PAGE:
For the religious leaders who have fought against giving U.S. aid to antigovernment forces in Nicaragua, the House of Representatives' 222-to-210 vote Thursday against such a measure was "the easy one," said one of the veterans of that fight.

But Edward Snyder, head of the Friends Committee on National Legislation, said yesterday there will be "no letdown" in efforts by the church lobby get the Senate to defeat, in a vote expected next week, its variation of the administration-backed measure to send $100 million to the contra forces.

There have been few issues since the Vietnam war that have so mobilized mainline religious forces in this country as the question of U.S. aid to the forces seeking to overthrow the Nicaraguan government.

Rep. Michael Barnes (D-Md.), who helped mobilize the defeat of the contra aid package, praised religious forces for their role in the battle. "They have been very vocal, very effective," said Bill Bronroott, Barnes press aide. "We think they have been very influential during the debate."

With the national representative assemblies of more than a dozen Christian and Jewish denominations formally on record as opposing, in principle, U.S. military intervention in Nicaragua, church lobbyists had a solid base for their opposition to the aid package.

Religious groups that have formally voted opposition to rebel forces in Nicaragua include the United Methodist, Presbyterian, Episcopal, American Lutheran, Mennonite and American Baptist churches; the United Church of Christ; the Christian Churches; the Lutheran Church in America; the Union of American Hebrew Congregations, the Unitarian Universalist Association, the National Board of Jesuit Social Ministries and the United States Conference of Catholic Bishops.

As House debate on the aid bill heated up in recent weeks, many of these groups made certain that members of Congress were aware of the positions taken on the matter by millions of their constituents in the religious community.

White House tactics of clothing the political conflict in religious garb appears to have backfired. President Reagan's repeated appeals for support of the contra aid package, with his graphic claims of Sandinista assaults on religion in Nicaragua, drew angry retorts from some religious leaders.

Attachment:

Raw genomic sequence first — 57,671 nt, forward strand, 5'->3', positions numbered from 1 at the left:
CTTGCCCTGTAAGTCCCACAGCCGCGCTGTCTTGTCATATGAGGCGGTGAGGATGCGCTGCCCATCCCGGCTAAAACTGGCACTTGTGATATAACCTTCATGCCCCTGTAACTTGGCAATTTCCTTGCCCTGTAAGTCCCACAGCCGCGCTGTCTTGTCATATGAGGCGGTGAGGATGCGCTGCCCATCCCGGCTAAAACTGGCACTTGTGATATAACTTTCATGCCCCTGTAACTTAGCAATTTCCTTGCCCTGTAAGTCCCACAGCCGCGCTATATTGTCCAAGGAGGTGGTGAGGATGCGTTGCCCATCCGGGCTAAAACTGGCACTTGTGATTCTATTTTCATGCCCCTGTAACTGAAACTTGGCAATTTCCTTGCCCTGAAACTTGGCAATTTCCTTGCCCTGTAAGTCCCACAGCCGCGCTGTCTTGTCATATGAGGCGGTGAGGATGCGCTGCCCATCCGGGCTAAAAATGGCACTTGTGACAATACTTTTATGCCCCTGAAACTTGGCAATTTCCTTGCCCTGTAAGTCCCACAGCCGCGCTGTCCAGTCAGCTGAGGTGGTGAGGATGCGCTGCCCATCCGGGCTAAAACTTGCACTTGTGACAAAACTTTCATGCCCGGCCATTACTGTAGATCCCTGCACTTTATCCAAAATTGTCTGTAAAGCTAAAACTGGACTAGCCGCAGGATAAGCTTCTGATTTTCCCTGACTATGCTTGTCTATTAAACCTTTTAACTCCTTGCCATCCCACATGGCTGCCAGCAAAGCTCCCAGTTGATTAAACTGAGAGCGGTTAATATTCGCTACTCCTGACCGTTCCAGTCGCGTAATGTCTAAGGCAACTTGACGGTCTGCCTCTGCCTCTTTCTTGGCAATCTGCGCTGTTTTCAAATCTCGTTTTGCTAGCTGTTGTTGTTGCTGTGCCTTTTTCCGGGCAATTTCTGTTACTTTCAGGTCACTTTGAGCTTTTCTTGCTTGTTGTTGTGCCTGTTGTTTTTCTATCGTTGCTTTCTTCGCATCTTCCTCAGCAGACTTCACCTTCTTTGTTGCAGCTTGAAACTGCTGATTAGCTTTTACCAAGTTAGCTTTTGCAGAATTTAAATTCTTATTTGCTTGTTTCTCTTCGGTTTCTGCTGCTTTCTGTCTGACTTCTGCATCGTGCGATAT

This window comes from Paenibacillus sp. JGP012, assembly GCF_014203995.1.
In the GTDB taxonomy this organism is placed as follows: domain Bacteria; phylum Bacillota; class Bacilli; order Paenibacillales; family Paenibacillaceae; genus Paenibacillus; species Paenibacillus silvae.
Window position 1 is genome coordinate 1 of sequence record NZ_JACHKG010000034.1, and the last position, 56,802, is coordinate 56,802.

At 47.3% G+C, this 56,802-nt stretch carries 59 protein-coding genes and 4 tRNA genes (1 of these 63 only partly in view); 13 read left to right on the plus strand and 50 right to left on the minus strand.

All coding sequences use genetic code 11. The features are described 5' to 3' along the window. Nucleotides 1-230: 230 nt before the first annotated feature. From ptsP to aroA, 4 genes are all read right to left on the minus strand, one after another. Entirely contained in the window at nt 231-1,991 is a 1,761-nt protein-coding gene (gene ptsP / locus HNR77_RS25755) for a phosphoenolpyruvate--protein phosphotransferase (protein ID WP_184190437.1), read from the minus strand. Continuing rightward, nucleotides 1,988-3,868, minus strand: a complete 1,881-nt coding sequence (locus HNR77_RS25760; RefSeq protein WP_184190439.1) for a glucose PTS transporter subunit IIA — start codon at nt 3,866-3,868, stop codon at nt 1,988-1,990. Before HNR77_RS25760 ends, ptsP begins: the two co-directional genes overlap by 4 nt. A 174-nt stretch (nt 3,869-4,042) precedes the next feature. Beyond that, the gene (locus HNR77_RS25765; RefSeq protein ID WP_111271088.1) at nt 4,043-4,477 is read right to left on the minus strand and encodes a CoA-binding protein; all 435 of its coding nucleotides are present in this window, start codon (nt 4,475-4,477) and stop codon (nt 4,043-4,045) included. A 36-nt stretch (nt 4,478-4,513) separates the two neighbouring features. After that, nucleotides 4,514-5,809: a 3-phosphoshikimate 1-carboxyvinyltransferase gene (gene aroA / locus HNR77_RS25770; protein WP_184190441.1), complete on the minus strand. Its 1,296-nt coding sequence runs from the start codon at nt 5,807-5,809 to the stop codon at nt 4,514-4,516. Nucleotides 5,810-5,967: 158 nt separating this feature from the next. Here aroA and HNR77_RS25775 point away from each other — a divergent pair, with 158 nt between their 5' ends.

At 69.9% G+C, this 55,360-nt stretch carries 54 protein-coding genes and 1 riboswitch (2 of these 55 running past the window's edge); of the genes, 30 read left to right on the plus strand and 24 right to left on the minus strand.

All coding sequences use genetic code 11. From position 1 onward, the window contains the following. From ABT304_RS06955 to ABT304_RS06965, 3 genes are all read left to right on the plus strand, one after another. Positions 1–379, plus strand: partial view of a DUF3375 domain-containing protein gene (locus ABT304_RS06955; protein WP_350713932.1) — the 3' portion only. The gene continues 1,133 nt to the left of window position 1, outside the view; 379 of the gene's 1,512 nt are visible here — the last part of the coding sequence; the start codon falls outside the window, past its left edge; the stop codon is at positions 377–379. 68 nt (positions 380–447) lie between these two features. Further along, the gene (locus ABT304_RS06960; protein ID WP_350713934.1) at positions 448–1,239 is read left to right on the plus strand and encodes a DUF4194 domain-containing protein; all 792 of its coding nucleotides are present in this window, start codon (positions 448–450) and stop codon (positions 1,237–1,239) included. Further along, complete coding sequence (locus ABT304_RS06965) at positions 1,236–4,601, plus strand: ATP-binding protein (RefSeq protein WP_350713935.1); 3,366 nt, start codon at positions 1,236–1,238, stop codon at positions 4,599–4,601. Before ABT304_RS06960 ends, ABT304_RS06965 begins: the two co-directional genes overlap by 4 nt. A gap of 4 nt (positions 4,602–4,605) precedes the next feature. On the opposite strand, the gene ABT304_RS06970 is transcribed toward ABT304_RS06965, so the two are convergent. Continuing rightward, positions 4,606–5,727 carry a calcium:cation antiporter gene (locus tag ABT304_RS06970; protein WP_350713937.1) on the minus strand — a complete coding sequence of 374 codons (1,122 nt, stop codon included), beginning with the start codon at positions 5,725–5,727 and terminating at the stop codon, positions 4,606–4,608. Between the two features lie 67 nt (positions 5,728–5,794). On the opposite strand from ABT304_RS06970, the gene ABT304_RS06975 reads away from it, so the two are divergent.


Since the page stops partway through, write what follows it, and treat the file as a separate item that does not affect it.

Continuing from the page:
In an uncharacteristically blunt letter to the president, the presiding bishop of the Episcopal Church wrote, "I do not think I am alone in finding it less than helpful for our national leaders to coin or corrupt the language of our democracy in support of questionable foreign military forces.

"Identifying the contras as 'freedom fighters' obscures the issues in an attempt to attach the contras to the historic memory of the United States. To disregard the reports of reputable international human rights agencies or undermine their credibility and legitimacy . . . does not seem to serve the interests of our national decision-making process . . . nor enhance the vital work of independent, international human rights agencies and advocates," the Rt. Rev. Edmund L. Browning wrote.

The Rev. Leland Wilson, the Central America specialist for IMPACT, a Washington-based coalition of religious activists, told a breakfast briefing on Tuesday that the Reagan administration's position was "a facade of falsehoods and lies.

"The administration says it has supported the Contadora process" calling for negotiation. "That's a lie," said Wilson.

"The administration says the church is being destroyed in Nicaragua," he continued. "That's a lie. The administration says Nicaragua is a threat to its neighbors and the security of the region. That's a lie. The administration claims the support of our Latin American neighbors" for the U.S buttressing of the contras. "That's a lie."

While much of the religious community's opposition focused on the $70 million for military aid in the administration package, some, like the heads of eight international relief organizations, also challenged the $30 million for "so-called humanitarian assistance."

Characterizing such aid as humanitarian "distorts the concept of humanitarian aid as understood internationally and in the United States," the agency heads said in a statement sent each member of Congress.

"It does not meet the customary tests: that humanitarian aid be made available solely on the basis of human need, not for political purposes; that it be offered impartially to all sides in a conflict, and that it go solely to civilians and noncombatants.

"Mislabeling the $30 million imperils the integrity of bona fide humanitarian aid" and "risks the future of people whose life depends on it," they said. The statement was signed by heads of Lutheran, Roman Catholic, Mennonite, Quaker and Unitarian Universalist agencies as well as Church World Service, Heifer Project International, and Oxfam America.

The U.S. Catholic bishops, while acknowledging "very critical" human rights violations in Nicaragua, nevertheless opposed the contra aid package, calling instead for the negotiations supported by other Latin American nations.